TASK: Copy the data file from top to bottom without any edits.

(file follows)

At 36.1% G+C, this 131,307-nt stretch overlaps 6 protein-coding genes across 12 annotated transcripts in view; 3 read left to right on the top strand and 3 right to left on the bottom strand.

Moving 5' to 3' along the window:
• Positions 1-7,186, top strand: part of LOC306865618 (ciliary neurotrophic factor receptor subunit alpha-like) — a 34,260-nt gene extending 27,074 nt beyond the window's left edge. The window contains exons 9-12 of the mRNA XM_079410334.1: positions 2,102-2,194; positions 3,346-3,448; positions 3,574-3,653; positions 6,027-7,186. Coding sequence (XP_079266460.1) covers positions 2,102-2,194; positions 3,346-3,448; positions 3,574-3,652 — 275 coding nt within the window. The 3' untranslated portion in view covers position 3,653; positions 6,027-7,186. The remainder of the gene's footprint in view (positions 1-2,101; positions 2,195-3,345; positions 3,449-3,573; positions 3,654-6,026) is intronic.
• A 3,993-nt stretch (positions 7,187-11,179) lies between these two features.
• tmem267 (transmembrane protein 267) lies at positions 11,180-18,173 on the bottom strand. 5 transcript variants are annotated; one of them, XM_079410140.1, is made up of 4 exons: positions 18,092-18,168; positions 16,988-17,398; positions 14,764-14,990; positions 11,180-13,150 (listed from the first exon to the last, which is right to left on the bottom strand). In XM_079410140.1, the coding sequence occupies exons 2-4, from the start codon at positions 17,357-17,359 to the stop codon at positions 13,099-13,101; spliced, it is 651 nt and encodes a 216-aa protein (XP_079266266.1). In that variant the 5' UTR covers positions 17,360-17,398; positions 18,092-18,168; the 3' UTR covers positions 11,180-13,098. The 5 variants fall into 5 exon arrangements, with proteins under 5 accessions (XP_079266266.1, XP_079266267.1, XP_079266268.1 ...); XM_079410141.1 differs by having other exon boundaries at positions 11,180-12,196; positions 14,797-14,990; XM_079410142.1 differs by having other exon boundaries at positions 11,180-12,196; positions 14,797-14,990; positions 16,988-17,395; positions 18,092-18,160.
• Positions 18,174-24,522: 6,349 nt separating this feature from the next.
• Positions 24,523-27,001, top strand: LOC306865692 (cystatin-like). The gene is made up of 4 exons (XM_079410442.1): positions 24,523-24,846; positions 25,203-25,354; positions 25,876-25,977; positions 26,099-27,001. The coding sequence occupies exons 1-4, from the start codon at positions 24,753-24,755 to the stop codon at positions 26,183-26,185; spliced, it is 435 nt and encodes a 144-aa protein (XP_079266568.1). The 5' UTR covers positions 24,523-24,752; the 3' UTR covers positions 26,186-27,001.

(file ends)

At 36.1% G+C, this 131,307-nt stretch overlaps 6 protein-coding genes across 12 annotated transcripts in view; 3 read left to right on the top strand and 3 right to left on the bottom strand.

Moving 5' to 3' along the window:
• Positions 1-7,186, top strand: part of LOC306865618 (ciliary neurotrophic factor receptor subunit alpha-like) — a 34,260-nt gene extending 27,074 nt beyond the window's left edge. The window contains exons 9-12 of the mRNA XM_079410334.1: positions 2,102-2,194; positions 3,346-3,448; positions 3,574-3,653; positions 6,027-7,186. Coding sequence (XP_079266460.1) covers positions 2,102-2,194; positions 3,346-3,448; positions 3,574-3,652 — 275 coding nt within the window. The 3' untranslated portion in view covers position 3,653; positions 6,027-7,186. The remainder of the gene's footprint in view (positions 1-2,101; positions 2,195-3,345; positions 3,449-3,573; positions 3,654-6,026) is intronic.
• A 3,993-nt stretch (positions 7,187-11,179) lies between these two features.
• tmem267 (transmembrane protein 267) lies at positions 11,180-18,173 on the bottom strand. 5 transcript variants are annotated; one of them, XM_079410140.1, is made up of 4 exons: positions 18,092-18,168; positions 16,988-17,398; positions 14,764-14,990; positions 11,180-13,150 (listed from the first exon to the last, which is right to left on the bottom strand). In XM_079410140.1, the coding sequence occupies exons 2-4, from the start codon at positions 17,357-17,359 to the stop codon at positions 13,099-13,101; spliced, it is 651 nt and encodes a 216-aa protein (XP_079266266.1). In that variant the 5' UTR covers positions 17,360-17,398; positions 18,092-18,168; the 3' UTR covers positions 11,180-13,098. The 5 variants fall into 5 exon arrangements, with proteins under 5 accessions (XP_079266266.1, XP_079266267.1, XP_079266268.1 ...); XM_079410141.1 differs by having other exon boundaries at positions 11,180-12,196; positions 14,797-14,990; XM_079410142.1 differs by having other exon boundaries at positions 11,180-12,196; positions 14,797-14,990; positions 16,988-17,395; positions 18,092-18,160.
• Positions 18,174-24,522: 6,349 nt separating this feature from the next.
• Positions 24,523-27,001, top strand: LOC306865692 (cystatin-like). The gene is made up of 4 exons (XM_079410442.1): positions 24,523-24,846; positions 25,203-25,354; positions 25,876-25,977; positions 26,099-27,001. The coding sequence occupies exons 1-4, from the start codon at positions 24,753-24,755 to the stop codon at positions 26,183-26,185; spliced, it is 435 nt and encodes a 144-aa protein (XP_079266568.1). The 5' UTR covers positions 24,523-24,752; the 3' UTR covers positions 26,186-27,001.